WSAZ by 1954 was operating from 6:00 am to 1:00 pm daily as an affiliate of ABC. On May 1, 1955, an affiliation with the National Broadcasting Company network was added. Lawrence H. Rogers II was named President of WSAZ Inc. in 1956 with C. Tom Garten concurrently named general manager. Also in 1956, George R. Andrick assumed the post of station manager. In 1957, the station's ABC liaison was dropped with WSAZ continuing as an NBC affiliate. William D. Birke was appointed president of WSAZ Inc. in 1959. WSAZ was granted voluntary assignment of license from the Huntington Publishing Company (Col. J. H. Long, President), publishers of the Huntington Herald-Dispatch and Advertiser: to WJR, The Goodwill Station Inc., owned by the George A. Richards estate and others, on March 29, 1961. WSAZ (and WSAZ-TV channel 3) were purchased for $5,471,862. The WJR interests also acquired 11 percent minority interest in WSAZ Inc. held by Mrs. Eugene Katz, who received $673,750 from the new owners, who assumed control on April 28, 1961. Worth Kramer then became president of WSAZ Inc. succeeding Mr. Birke. George R. Andrick and C. Thomas Garten traded positions in the spring of 1961 with Mr. Garten becoming general manager of WSAZ; he had earlier been general manager of WSAZ-TV. George Andrick became general manager of WSAZ-TV.
Three years later—new interests acquired WSAZ. Capital Cities Broadcasting Corporation (Thomas S. Murphy, executive vice president et al) bought the Huntington stations in a multiple station deal from the Goodwill Stations (George A. Richards estate 22.88% et al) for fifteen million dollars plus (including other radio and TV properties as well) on September 9, 1964. FCC approval came on July 29th. Effective October 7, 1964, Thomas S. Murphy became president of Capital Cities. Also in late 1964, Jack W. Lee was named vice president and general manager of WSAZ, with Tom Garten reassigned duties as assistant manager. In 1965, Robert O. Franklin became WSAZ general manager. At this time, WSAZ was operating daily from 5:30 am to 12:00 midnight. Thomas S. Murphy was elected CapCities Board Chairman in August 1966. In September 1966, Robert O. Franklin rose to vice president and general manager of the Huntington station.
Thomas S. Stoner's Stoner Broadcasting System Inc. acquired WSAZ from CapCities for $900,000 in an FCC action coming on May 20, 1970. On June 1, 1970, Stoner took control, changing call letters on that date from WSAZ to WGNT. In late 1970, studios of the "Adult MOR"-formatted station were moved from 201 Ninth Street to 824 Fifth Avenue, Huntington. John B. Frankhouse Jr. was named by President Thomas Stoner to become WGNT's new general manager in mid-March 1971 to succeed the resigning R. O. Franklin. Gary Voss became vice president and general manager of WGNT in 1973. In 1974, the station adopted a new "middle-of-the road." Toufie L. Kassab in that year became general manager of WGNT. In April 1976, Mr. Stoner was elected Chairman of the Board of WGNT's licensee corporation while Glenn K. Bell became president. Mr. Bell was executive vice president and general manager of Stoner's KSO at Des Moines, Iowa, headquarters of the firm.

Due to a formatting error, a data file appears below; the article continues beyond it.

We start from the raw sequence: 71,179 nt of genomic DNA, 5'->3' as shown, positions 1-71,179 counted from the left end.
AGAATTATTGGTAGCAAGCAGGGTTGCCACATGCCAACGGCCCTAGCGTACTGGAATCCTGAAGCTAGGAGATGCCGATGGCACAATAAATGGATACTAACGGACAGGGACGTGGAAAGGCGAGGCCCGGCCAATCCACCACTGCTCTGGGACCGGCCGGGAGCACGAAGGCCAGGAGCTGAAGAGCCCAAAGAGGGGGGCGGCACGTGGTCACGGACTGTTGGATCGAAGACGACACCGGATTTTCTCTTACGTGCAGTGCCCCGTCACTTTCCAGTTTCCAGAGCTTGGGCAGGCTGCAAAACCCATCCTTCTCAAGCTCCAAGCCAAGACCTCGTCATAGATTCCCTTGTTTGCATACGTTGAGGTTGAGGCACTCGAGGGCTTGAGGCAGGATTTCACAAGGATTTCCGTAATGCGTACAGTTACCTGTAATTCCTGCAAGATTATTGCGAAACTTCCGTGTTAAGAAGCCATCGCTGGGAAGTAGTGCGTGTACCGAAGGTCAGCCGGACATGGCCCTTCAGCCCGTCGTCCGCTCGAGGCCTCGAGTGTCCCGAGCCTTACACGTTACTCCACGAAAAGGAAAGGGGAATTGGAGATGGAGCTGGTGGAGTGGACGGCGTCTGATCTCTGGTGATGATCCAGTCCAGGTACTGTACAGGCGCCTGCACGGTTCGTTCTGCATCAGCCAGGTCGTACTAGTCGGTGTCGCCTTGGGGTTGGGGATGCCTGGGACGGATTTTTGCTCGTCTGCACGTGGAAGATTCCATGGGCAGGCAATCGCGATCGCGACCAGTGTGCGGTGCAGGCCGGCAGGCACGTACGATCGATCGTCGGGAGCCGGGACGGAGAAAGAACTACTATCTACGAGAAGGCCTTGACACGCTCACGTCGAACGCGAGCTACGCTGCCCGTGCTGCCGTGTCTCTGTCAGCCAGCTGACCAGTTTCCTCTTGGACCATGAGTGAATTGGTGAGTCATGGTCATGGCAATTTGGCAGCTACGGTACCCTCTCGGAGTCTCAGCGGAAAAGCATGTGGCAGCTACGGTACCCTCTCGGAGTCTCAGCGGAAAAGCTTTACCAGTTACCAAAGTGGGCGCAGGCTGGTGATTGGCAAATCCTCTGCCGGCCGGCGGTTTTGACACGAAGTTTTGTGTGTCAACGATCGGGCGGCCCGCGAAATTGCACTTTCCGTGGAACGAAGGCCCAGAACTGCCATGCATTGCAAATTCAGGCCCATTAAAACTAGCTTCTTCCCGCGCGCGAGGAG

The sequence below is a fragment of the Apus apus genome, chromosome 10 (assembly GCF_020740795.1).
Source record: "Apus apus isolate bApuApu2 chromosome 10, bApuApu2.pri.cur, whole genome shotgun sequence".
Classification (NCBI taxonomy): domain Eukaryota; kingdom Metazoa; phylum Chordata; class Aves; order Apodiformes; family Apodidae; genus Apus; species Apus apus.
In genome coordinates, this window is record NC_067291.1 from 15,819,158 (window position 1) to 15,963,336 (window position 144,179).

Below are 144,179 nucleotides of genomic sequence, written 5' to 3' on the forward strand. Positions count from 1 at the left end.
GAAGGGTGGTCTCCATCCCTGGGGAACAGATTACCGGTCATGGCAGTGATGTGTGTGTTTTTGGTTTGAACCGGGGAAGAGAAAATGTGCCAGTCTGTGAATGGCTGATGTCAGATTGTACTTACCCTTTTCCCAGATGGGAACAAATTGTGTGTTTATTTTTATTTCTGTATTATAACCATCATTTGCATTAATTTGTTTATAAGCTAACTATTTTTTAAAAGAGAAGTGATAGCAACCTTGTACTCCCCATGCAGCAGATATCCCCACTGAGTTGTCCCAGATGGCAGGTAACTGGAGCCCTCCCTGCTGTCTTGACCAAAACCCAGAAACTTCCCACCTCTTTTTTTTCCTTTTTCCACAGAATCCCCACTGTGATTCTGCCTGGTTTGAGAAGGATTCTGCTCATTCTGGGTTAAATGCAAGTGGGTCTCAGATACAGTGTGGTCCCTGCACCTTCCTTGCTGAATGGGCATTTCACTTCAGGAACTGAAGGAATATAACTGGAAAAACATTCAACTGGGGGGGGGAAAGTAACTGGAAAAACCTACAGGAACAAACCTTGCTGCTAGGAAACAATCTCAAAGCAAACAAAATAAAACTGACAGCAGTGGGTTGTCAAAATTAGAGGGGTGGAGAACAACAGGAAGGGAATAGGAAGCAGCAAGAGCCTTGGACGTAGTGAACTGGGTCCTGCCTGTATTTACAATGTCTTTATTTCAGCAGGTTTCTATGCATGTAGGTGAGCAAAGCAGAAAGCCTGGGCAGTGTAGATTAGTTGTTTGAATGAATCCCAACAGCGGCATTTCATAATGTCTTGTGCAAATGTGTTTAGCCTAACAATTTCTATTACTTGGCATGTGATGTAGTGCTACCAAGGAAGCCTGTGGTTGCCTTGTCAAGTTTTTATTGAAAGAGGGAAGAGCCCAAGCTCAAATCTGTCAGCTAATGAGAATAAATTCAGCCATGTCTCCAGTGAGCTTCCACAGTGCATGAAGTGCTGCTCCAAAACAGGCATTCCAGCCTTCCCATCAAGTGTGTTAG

Studios were relocated from 824 Fifth Avenue in 1981 to Suite 200 in the Coal Exchange Building, which was located at 401 Eleventh Street. The station's MOR music format was replaced by a new "Country Music" format in 1983. Also in that year, the station switched affiliations from NBC to the ABC Entertainment Radio Network. Richard T. Wilson was named as corporate vice president of the Stoner Broadcasting System Inc. in 1983. He departed that position in April, 1985.
Today, WGNT has changed call letters, is now WRVC, operates on 930 khz with 5,000 watts days and 1,000 watts nights (directional nighttime hours only) from studios at 401 Eleventh Street (Suite 200-Coal Exchange Building), Huntington, and is believed to be West Virginia's oldest continuously licensed AM broadcast Station. Continuing as an ABC Entertainment Network affiliate, WRVC is licensed to Fifth Avenue Broadcasting System Inc.; Tom Wolf, chief owner, being sold by Stoner Broadcasting in early 1988. With that sale, Joe Johnston became general manager, coming over from WKEE Radio, where he was sales manager. Format is adult contemporary, operating 24 hours a day. Both the AM and FM call letters are now WRVC.